New guidelines are released for the treatment of patients with ventricular arrhythmias and the prevention of sudden cardiac death. The updated guidelines were released by American College of Cardiology, along with the American Heart Association and the Heart Rhythm Society.
Ventricular arrhythmias are an abnormal heartbeat arising from the heart's lower chambers, or ventricles. This condition can lead to cardiac arrest, which, in turn, results in sudden cardiac death if the abnormal rhythm is not quickly stopped to restore a normal rhythm.
"Sudden cardiac arrest and sudden cardiac death are major public health problems, accounting for approximately half of all cardiovascular deaths, with at least 25 percent being first manifestation of cardiac disease," said Sana M. Al-Khatib, MD, MHS, FACC, FAHA, FHRS, professor of medicine at Duke University Medical Center and chair of the writing committee. "The risks of ventricular arrhythmias and sudden cardiac death vary in specific populations with different underlying cardiac conditions, and with specific family history and genetic variants, and this variation has important implications for studying and applying therapies."
This guideline includes indications for implantable cardioverter defibrillators (ICDs) for the treatment of ventricular arrhythmias and prevention of sudden cardiac death. The guideline provides much needed guidance on the use of ICDs in patients with non-ischemic cardiomyopathy as the role of ICDs in such patients was called into question by the recent publication of the DANISH trial. The guideline also provides recommendations on the use of ICDs in patients with left ventricular assist devices, use of subcutaneous ICDs, and the role of catheter ablation of ventricular arrhythmias and provides several recommendations on genetic counseling and genetic testing to help inform clinical practice. This guideline is the first to include value statements, specifically on the strength of evidence surrounding ICDs and cost-effectiveness.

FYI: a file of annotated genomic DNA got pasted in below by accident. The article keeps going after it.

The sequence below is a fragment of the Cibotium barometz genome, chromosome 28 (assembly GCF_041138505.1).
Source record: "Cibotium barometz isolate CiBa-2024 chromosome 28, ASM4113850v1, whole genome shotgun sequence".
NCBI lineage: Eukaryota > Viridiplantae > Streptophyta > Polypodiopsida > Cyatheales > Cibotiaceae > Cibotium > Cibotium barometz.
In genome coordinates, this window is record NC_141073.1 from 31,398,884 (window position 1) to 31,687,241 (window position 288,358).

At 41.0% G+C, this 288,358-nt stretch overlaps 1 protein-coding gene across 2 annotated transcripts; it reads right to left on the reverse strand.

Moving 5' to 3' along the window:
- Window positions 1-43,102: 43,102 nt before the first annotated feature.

The writing committee stresses the importance of shared decision-making between patients and clinicians.
"Treatment decisions should not be based only on the best available evidence, but also on the patients' health goals, preferences, and values," Al-Khatib said.
Patients considering implantation of a new ICD or replacement of an existing one should be informed of their individual risk of sudden cardiac death and non-sudden death from heart failure or non-cardiac conditions, and the effectiveness and potential complications of the ICD. In patients nearing the end of life from other illness, clinicians should discuss ICD shock deactivation as they reassess their patients' goals and preferences.
The writing committee acknowledges that despite the substantial progress in recognizing individuals at risk for sudden cardiac death and the prevention and treatment of sudden cardiac death and ventricular arrhythmias, many gaps in knowledge remain. More research is needed to better define which patients among all currently ICD-eligible patients are most likely to benefit from an ICD, to define the role of the ICD in patient subgroups not well-represented in the pivotal ICD trials, and to develop approaches to preventing sudden death in the large population of patients who do not meet present indications for an ICD, but account for the majority of cases of sudden death. Increasing funding for research in these areas is critically important.